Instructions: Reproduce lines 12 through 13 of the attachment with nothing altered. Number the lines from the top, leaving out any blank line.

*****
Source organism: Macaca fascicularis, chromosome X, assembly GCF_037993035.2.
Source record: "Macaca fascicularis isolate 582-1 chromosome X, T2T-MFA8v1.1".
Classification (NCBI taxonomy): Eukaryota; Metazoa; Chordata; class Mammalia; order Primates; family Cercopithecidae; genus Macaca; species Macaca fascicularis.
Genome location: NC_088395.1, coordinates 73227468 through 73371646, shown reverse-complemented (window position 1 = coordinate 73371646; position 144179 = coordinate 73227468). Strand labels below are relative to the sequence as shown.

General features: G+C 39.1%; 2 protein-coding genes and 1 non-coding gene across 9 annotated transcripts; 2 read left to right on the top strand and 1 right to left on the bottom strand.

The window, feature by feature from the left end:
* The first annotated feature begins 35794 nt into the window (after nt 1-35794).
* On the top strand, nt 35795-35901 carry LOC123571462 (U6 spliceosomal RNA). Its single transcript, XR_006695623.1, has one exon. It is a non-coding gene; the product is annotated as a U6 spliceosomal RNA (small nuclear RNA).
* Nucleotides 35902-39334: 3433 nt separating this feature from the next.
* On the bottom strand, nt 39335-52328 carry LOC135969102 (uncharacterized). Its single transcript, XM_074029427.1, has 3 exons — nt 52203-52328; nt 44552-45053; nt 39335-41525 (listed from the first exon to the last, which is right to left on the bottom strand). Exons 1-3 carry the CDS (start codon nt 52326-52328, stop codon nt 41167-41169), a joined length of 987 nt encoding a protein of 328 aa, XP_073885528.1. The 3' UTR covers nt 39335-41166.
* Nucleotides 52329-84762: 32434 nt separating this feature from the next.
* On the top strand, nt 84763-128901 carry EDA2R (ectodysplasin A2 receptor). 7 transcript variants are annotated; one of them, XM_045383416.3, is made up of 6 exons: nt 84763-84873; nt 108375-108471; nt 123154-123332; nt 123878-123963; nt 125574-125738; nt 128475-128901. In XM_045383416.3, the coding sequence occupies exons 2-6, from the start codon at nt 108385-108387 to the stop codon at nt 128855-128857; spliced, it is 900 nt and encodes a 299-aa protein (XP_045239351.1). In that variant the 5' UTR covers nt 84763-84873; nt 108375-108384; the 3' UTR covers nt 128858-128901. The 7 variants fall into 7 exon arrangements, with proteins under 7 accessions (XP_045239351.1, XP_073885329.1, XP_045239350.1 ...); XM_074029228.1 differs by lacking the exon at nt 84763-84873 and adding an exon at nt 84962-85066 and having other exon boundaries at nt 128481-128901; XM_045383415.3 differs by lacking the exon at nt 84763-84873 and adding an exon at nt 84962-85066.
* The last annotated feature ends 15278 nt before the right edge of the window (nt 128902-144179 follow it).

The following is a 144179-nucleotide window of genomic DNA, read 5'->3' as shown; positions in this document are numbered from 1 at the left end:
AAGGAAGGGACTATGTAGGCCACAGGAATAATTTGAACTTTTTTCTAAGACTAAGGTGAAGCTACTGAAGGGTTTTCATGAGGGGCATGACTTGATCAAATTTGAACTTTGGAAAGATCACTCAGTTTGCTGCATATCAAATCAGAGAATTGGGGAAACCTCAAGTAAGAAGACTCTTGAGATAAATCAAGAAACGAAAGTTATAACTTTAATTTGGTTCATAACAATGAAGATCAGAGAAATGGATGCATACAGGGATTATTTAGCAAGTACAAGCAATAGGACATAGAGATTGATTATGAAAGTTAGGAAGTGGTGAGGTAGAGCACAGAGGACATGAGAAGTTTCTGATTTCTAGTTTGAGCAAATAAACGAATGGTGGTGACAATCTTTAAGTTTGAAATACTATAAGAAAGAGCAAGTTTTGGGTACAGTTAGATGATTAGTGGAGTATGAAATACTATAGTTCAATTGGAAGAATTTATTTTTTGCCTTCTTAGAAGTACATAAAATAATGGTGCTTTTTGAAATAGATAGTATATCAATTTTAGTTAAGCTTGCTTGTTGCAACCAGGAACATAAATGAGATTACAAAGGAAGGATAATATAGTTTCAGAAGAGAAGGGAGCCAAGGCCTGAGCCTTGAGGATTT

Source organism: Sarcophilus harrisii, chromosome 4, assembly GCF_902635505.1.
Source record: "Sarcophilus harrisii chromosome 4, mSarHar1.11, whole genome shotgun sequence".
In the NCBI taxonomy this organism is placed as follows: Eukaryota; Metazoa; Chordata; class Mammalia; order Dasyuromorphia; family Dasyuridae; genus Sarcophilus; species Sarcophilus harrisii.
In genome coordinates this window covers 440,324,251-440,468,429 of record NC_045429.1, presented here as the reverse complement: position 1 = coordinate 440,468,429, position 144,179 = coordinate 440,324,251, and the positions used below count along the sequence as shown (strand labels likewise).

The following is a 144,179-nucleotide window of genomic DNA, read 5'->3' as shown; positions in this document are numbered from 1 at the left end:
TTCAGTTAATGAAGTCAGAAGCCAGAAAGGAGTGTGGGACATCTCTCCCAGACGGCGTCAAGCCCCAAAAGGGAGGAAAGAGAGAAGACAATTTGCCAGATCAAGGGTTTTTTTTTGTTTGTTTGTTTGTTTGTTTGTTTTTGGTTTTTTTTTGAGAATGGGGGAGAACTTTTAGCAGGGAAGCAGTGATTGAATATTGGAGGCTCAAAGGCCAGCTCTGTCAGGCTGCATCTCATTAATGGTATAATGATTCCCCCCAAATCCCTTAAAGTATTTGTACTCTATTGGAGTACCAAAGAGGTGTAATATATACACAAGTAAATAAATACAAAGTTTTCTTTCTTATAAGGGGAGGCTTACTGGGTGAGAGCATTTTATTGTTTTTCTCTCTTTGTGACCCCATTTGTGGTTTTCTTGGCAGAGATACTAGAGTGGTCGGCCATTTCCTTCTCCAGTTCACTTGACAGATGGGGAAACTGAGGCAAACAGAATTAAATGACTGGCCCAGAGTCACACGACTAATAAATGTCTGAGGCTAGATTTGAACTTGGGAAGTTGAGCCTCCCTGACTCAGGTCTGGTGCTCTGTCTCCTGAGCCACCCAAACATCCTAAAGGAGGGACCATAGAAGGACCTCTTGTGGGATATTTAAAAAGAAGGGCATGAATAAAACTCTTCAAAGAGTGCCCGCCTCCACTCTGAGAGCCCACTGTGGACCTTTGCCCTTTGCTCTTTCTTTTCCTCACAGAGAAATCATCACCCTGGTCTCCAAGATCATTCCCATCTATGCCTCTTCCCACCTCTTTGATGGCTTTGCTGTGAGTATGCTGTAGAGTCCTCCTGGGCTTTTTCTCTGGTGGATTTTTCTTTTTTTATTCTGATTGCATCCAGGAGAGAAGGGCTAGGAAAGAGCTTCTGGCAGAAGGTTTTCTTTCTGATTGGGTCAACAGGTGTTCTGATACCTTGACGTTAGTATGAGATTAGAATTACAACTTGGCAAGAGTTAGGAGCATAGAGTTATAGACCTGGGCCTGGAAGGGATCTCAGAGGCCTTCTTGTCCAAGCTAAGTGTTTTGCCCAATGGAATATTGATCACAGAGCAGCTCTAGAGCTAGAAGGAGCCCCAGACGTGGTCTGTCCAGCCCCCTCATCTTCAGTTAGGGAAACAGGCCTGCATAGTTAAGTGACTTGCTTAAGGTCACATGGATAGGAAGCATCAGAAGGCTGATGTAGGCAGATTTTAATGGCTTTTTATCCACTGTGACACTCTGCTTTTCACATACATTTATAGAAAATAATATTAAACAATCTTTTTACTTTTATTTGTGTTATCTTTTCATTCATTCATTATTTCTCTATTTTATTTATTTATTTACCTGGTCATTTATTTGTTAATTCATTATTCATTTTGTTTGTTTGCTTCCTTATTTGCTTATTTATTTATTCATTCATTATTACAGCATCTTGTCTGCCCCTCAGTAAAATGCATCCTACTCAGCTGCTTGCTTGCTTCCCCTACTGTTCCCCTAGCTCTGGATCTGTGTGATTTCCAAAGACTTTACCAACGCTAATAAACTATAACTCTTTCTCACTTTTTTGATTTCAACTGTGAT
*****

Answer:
* On the top strand, nt 84763-128901 carry EDA2R (ectodysplasin A2 receptor). 7 transcript variants are annotated; one of them, XM_045383416.3, is made up of 6 exons: nt 84763-84873; nt 108375-108471; nt 123154-123332; nt 123878-123963; nt 125574-125738; nt 128475-128901. In XM_045383416.3, the coding sequence occupies exons 2-6, from the start codon at nt 108385-108387 to the stop codon at nt 128855-128857; spliced, it is 900 nt and encodes a 299-aa protein (XP_045239351.1). In that variant the 5' UTR covers nt 84763-84873; nt 108375-108384; the 3' UTR covers nt 128858-128901. The 7 variants fall into 7 exon arrangements, with proteins under 7 accessions (XP_045239351.1, XP_073885329.1, XP_045239350.1 ...); XM_074029228.1 differs by lacking the exon at nt 84763-84873 and adding an exon at nt 84962-85066 and having other exon boundaries at nt 128481-128901; XM_045383415.3 differs by lacking the exon at nt 84763-84873 and adding an exon at nt 84962-85066.
* The last annotated feature ends 15278 nt before the right edge of the window (nt 128902-144179 follow it).